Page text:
Antalya has become one of the few cities in Turkey that is actively supporting pedestrian-friendly schemes. The pedestrianision of Cumhuriyet Square in the city centre in 2008 helped integrate the historical pedestrian district of Kaleiçi with the existing pedestrianised streets, creating a continuous car-free area and a much improved civic image for the historical town centre.
Background & Objectives
Antalya is a well known destination for both local and international tourists, who come to the region for the many sandy beaches, natural beauty and historic sites of the region. The urban fabric itself is also of extreme value; however, rapid urban development and traffic growth (Antalya has the unfortunate claim to one of the country’s highest car ownership levels) somewhat tarnish the attractiveness of the historical core. The Greater Antalya Municipality launched a project in the mid-2000s to better conserve and improve the historical city centre of Antalya. The project comprised strategies both to conserve and rehabilitate the historical core, and to reduce motorised traffic in the centre.
Only a limited part of the pedestrianisation project has been implemented to date, however, already some significant steps have been taken. The pedestrianisation scheme focused on Cumhuriyet Square, which was previously traversed by traffic, separating the historical pedestrian district of Kaleiçi from the commercial core.>The commercial centre already contained some pedestrianised streets, however this new pedestrianisation scheme helped to integrate these two frequently visited areas of the city centre through the creation of a continuous series of pedestrian pockets, eliminating motorised traffic there.The pedestrianised square and its extensions have thus been transformed into a promenade that is frequented by both tourists and local residents as a place to meet and socialise, encouraged by the addition of defined seating areas, as well as other street furniture and lighting.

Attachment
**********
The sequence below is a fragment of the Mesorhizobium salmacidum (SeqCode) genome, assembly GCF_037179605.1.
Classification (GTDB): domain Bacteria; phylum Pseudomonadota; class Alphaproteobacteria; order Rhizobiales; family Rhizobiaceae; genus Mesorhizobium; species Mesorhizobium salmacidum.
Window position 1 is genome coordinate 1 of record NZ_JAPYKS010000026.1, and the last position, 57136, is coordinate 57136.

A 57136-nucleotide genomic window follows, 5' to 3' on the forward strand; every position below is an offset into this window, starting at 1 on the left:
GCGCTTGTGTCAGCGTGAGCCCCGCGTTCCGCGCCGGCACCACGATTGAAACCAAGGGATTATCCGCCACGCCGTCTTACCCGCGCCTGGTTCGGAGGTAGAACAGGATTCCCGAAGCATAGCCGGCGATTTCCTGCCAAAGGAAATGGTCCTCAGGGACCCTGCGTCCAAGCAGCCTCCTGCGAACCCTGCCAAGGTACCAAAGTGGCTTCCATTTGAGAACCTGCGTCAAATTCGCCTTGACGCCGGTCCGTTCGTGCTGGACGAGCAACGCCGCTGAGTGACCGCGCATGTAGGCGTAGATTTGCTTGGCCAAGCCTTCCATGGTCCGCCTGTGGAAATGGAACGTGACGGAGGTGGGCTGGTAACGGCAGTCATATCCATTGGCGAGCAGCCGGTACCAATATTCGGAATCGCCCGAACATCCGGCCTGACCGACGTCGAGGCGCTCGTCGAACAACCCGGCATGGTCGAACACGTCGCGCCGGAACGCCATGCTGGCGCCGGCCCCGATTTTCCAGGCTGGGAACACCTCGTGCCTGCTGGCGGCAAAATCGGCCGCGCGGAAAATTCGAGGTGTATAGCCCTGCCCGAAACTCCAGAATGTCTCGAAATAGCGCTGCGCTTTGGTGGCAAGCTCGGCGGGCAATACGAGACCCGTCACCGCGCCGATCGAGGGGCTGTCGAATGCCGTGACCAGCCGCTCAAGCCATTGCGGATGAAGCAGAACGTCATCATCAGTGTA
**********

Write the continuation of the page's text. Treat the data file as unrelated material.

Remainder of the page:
The complete project foresees a broader pedestrianisation of the centre; and while promising, this initial scheme has only been a small-scale activity.The new local government, elected in early 2009, has made it clear that they are dedicated to transforming the automobile-oriented transport system of Antalya into one that is more pedestrian-friendly, and have often repeated their commitment to further increasing the number of pedestrian areas in the city. This is an indication that the initial scheme is planned to be extended over a larger part of the city centre in the future.